Special edition: Cognitive health
Media coverage of the potential brain benefits of blueberries have been cited by some as leading a boom in blueberry sales in various markets. The beneficial effects of the blueberries are thought to be linked to their flavonoid content - in particular anthocyanins and flavanols. The exact way in which flavonoids affect the brain are unknown, but they have previously been shown to cross the blood brain barrier after dietary intake.
It is believed that they may exert their effects on learning and memory by enhancing existing neuronal connections, improving cellular communications and stimulating neuronal regeneration.
A 2010 study led by Robert Krikorian from the University of Cincinnati Academic Health Center found that a daily drink of about 500 mL of blueberry juice was associated with improved learning and word list recall, as well as a suggestion of reduced depressive symptoms in older people with early memory problems (Journal of Agricultural and Food Chemistry, doi: 10.1021/jf9029332).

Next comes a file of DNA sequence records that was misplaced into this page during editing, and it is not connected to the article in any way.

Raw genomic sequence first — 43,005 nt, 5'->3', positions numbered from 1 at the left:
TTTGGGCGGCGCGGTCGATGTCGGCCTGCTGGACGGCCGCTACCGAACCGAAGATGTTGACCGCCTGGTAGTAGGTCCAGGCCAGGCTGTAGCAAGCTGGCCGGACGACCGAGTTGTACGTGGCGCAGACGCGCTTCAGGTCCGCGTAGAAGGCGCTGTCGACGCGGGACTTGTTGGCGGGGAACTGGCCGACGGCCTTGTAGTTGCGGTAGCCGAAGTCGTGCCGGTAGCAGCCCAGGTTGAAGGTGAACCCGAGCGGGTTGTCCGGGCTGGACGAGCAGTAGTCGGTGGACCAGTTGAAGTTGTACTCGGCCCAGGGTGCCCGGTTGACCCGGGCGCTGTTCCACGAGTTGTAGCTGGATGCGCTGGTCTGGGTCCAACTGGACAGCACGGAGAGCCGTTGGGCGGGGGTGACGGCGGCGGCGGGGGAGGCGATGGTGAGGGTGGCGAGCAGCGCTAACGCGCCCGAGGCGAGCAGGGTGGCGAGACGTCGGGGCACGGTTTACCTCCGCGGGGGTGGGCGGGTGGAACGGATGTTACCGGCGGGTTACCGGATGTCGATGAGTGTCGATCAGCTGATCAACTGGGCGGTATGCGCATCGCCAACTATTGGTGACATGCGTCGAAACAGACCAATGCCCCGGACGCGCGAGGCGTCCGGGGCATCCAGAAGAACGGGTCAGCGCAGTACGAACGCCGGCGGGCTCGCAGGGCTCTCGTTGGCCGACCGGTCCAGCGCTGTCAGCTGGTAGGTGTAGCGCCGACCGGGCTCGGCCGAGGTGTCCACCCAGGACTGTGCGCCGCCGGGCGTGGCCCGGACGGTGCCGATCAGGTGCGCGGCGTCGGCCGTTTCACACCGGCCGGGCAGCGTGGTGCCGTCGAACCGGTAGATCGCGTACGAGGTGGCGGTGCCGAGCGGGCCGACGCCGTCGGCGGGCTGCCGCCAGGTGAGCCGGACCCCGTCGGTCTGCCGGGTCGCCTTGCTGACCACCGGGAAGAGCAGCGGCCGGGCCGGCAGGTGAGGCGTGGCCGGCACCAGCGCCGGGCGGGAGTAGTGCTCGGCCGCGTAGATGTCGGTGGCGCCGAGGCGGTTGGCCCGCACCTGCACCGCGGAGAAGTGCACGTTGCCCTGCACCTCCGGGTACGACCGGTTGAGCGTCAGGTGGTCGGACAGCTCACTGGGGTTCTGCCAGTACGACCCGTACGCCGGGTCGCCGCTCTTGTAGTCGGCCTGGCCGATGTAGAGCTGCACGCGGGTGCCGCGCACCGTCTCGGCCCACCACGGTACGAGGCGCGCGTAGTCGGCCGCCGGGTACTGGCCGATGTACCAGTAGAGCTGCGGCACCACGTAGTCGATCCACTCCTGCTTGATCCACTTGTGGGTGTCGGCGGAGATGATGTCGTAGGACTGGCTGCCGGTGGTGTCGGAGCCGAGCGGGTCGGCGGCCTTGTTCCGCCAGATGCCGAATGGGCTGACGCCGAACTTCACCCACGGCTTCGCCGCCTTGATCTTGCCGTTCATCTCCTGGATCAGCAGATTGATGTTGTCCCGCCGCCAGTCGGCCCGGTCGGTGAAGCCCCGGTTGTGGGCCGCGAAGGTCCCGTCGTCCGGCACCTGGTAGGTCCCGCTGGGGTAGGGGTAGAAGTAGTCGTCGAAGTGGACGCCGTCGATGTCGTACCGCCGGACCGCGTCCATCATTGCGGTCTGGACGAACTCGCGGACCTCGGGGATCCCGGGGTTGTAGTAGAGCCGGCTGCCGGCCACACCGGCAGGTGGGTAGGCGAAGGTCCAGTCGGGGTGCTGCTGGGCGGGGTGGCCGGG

“These preliminary memory findings are encouraging and suggest that consistent supplementation with blueberries may offer an approach to forestall or mitigate neurodegeneration,” they wrote.
“Interpretation of our findings should be tempered because of the relatively small sample size and the absence of a blueberry-specific control, although comparison with the analogous placebo beverage data provides some assurance that the observed changes in memory performance were not attributable to practice effects,” they added.